"... In PAGE 11: ... Table 1: A summary of data used in the example. number su cient statistics of cases x y z x yz xy z xyz x y z x yz xy z xyz 150 5 36 38 15 7 16 23 10 250 10 60 51 27 15 25 41 21 500 23 121 103 67 19 44 79 44 1000 44 242 222 152 51 80 134 75 2000 88 476 431 311 105 180 264 145 The rst two columns in Table2 shows the results of applying Equation 4 under the assumptions stated above for the rst N cases in the data set. When N = 0, the data set is empty, in which case probability of hypothesis h is just the prior probability of \X causes Z quot;: 8/25=0.... In PAGE 11: ...32. Table2 shows that as the number of cases in the database increases, the probability that \X causes Z quot; increases monotonically as the number of cases increases. Although not shown, the probability increases toward 1 as the number of cases increases beyond 2000.... In PAGE 11: ... Although not shown, the probability increases toward 1 as the number of cases increases beyond 2000. Column 3 in Table2 shows the results of applying Bayesian model selection. Here, we list the causal relationship(s) between X and Z found in the model or models with the highest posterior probability p(mjD).... In PAGE 11: ... Two of the models have Z as a cause of X; and one has X as a cause of Z. Column 4 in Table2 shows the results of applying the PC constraint-based causal discov- ery algorithm (Spirtes et al., 1993), which is part of the Tetrad II system (Scheines et al.... ..."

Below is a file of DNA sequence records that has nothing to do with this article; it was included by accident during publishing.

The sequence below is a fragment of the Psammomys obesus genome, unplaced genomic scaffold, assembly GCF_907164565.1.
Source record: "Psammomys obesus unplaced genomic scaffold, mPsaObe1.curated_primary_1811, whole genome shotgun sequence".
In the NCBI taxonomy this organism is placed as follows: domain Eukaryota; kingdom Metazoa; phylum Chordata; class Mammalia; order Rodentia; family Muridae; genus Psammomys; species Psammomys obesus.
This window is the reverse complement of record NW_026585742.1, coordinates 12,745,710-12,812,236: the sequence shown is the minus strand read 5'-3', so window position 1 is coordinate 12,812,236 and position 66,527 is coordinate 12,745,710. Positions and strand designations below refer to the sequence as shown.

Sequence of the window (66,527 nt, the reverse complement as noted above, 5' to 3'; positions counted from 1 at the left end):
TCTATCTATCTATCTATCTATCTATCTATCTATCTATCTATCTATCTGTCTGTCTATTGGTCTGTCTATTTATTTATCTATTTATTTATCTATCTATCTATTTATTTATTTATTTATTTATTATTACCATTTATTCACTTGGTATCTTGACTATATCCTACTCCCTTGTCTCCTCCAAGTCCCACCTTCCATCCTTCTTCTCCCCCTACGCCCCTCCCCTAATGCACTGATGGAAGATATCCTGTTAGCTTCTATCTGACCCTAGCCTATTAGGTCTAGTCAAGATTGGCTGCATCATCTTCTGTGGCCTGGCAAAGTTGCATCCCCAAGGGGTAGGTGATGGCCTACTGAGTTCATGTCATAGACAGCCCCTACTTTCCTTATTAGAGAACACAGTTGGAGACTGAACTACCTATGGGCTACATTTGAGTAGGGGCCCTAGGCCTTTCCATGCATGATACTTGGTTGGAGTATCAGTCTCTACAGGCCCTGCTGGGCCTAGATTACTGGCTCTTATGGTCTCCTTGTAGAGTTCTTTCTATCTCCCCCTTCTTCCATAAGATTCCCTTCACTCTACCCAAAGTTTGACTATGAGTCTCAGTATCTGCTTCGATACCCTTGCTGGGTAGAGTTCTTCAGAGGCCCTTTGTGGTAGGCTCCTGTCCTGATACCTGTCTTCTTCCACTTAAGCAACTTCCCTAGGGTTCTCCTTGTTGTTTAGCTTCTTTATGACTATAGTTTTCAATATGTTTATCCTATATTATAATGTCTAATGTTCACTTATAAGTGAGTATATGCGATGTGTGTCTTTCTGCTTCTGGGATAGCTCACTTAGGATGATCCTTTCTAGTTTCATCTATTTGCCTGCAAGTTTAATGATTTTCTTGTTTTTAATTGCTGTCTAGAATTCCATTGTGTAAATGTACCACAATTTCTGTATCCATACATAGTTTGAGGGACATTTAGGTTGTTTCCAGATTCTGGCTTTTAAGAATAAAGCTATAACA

Cited by 54

### Table 2: Bayesian model averaging, Bayesian model selection, and constrain-based results for an analysis of whether \X causes Z quot; given data summarized in Table 1. number of output of output of

1997